Published by the Students of Johns Hopkins since 1896
September 25, 2023

When was the last time you went over your favorite childhood television shows, feverishly searching for hidden messages, for any ideas you never quite got a grasp of? If you never have, you should. I know I do, as I continue my fruitless search to find reasons why pop culture screwed me up. Why would I do so, you ask? So I can sue, of course. Then I wouldn't have to go to college, being rich and all.

So anyway, the other night, I was, um, studying, and it hit me: He-Man (the Master of the Universe) was one screwed-up individual, and so were all the other characters in that sword and skin soap opera. Then I passed out, because I was, eh, studying so much.

For those of you unfamiliar with the He-Man universe, I'll give a brief summary: He-Man was a big, giant, mostly naked warrior dude who fought the forces of Skeletor, the bad guy. Skeletor was a skeleton. He-Man had his allies: She-Ra, a woman; Man-at-Arms, a man; Orko, a magician; and Battlecat, a giant cat. He also had a relatively obvious alter ego, Prince Adam. I say "relatively obvious" because the only difference between the two was that Prince Adam usually wore clothes, while He-Man paraded around in this sort of S&M-looking harness and skimpy loincloth. I know, I know, it sounds creepy, but the series was British - what do you expect? When it was time for He-Man to whup a little ass, Prince Adam would pull this big sword out of nowhere and say "By the power of Grayskull," and then his clothes would disappear. No, really. That's how it happened.

I had always assumed, in my childhood naivete, that He-Man was nothing more than a vaguely entertaining, if creatively bankrupt, cartoon show. But what I realized that night was that it was really a thinly veiled treatise on the state of gay male sexuality in the eighties parading as a cartoon show.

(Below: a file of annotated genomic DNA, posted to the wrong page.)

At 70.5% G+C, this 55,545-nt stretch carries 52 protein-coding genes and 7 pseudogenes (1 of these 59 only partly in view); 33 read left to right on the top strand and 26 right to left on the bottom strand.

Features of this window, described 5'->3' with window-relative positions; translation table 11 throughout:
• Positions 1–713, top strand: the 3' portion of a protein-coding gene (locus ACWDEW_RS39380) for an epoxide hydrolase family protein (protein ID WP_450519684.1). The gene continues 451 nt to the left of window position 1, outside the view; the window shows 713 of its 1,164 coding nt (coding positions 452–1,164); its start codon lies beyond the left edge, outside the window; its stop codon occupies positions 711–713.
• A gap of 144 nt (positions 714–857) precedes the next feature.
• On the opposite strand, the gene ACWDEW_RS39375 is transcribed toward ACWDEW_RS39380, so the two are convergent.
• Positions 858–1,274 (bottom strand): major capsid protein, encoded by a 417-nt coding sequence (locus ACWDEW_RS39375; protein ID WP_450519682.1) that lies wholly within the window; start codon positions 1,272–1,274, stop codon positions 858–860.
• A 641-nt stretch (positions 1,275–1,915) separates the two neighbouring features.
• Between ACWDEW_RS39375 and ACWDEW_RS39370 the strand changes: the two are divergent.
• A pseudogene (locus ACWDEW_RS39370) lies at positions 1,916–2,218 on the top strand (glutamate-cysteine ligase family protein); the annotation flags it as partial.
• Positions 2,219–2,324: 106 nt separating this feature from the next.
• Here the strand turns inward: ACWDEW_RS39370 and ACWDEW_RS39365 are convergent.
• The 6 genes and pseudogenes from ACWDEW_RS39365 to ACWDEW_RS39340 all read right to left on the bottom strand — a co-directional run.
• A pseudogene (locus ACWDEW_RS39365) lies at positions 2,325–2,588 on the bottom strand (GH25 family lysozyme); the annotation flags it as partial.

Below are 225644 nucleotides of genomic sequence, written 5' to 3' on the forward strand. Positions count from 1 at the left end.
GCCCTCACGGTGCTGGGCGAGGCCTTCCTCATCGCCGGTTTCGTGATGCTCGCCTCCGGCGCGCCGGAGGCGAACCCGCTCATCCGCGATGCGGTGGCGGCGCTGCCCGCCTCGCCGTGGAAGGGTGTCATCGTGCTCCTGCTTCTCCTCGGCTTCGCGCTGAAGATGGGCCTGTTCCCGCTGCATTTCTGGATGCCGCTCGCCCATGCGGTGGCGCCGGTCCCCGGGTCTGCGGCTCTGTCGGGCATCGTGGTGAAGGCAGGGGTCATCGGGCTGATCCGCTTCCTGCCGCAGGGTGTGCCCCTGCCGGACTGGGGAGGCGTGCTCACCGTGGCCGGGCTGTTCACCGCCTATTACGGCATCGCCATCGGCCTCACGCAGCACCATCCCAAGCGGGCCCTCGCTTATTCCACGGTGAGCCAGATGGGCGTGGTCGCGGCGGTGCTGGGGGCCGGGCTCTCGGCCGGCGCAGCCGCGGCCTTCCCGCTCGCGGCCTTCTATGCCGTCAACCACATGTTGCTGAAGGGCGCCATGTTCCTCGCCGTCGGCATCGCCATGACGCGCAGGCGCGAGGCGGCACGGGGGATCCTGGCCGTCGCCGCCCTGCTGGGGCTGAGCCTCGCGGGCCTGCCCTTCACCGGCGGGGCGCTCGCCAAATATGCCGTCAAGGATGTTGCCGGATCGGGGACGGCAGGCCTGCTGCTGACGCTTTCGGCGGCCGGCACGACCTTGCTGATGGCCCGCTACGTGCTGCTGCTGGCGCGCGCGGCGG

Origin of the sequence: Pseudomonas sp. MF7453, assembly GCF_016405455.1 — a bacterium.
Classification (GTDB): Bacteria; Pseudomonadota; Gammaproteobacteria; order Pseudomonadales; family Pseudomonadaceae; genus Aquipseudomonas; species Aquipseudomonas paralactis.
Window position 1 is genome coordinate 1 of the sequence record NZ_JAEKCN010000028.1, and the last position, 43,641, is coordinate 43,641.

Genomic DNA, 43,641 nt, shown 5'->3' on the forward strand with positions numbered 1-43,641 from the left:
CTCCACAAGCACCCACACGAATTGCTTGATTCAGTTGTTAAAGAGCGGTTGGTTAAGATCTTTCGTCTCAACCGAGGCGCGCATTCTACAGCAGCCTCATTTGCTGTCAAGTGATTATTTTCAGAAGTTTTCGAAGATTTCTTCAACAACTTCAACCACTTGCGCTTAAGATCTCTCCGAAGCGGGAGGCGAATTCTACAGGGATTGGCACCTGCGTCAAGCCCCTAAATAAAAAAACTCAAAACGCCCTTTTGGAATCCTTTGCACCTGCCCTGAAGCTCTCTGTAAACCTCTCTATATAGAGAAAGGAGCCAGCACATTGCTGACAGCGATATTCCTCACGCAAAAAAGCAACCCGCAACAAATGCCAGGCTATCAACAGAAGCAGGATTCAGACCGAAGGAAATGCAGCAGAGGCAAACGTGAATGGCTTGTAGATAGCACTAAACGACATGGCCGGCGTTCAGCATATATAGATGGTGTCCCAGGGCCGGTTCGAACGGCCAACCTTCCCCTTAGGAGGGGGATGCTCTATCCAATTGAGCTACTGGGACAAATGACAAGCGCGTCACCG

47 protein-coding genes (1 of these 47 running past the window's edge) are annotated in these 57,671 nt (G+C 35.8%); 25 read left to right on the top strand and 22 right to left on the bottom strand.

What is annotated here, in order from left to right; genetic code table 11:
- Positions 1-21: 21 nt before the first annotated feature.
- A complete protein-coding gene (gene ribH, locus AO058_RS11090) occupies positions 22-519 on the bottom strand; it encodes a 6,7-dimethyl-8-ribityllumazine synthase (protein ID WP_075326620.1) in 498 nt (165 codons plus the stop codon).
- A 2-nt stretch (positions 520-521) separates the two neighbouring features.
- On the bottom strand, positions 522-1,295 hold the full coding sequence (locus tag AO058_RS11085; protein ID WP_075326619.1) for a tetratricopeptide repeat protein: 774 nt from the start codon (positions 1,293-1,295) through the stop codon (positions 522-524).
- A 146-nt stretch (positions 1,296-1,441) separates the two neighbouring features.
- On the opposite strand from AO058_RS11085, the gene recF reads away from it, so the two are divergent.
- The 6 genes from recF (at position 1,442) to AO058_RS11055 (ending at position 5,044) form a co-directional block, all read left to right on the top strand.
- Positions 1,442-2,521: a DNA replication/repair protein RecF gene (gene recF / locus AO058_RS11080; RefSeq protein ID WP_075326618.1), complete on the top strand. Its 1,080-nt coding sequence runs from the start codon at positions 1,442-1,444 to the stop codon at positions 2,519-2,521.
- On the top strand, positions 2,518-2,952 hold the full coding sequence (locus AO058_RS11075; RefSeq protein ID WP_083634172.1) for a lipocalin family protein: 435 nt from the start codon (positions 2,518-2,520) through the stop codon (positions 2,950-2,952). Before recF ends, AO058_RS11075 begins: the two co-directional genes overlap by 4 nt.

Think about it. You have a Prince Adam, a sexually repressed closet homosexual, who never really talks to his father and is surrounded by female characters (except for Man-at-Arms, whom I'll talk about later). His character is a stereotype, the sort of obvious symbol that is hard to miss. Whenever the pent-up frustrations within him become too much to bear, he whips out his enormous "sword" and transforms into a leather-clad Adonis who parades around with his best buddy, Man-at-Arms.

Man-at-Arms is a friend of Prince Adam, and one of the few people to know his "secret." Whenever He-Man "comes out," Man-at-Arms helps him to fight Skeletor. Oh, I forgot to mention something: Man-at-Arms wears a metal suit, with a very distinctive helmet. When I say "very distinctive," what I mean is "silly-looking." When I say "silly-looking," what I mean is "the man looks like a giant penis." Honestly, his hat looks like a mushroom tip, as if He-Man's best friend is a giant phallus. How much more blatant can it get? There's Orko, the little magician that follows Prince Adam around, and always wears a shirt with a giant "O" painted on it. How many "O" words do you know that would fit the situation? Or perhaps I should talk about Battlecat, the giant "pussy"cat, and She-Ra, the half-naked woman, who constantly hang around Prince Adam as well?

All the signs are there, if you stop to look. Prince Adam is a stereotypical closeted gay male, constantly surrounded by the ideas of sex, women, and sex with women, which he finds completely unpalatable. When his frustration with his situation reaches its peak, he puts on a loincloth and harness, and runs off with his best friend, the penis, to conquer Skeletor, the "skeleton" in his "closet." It's there, man, like some Fruedian cartoonist's wet dream. I kid you not.

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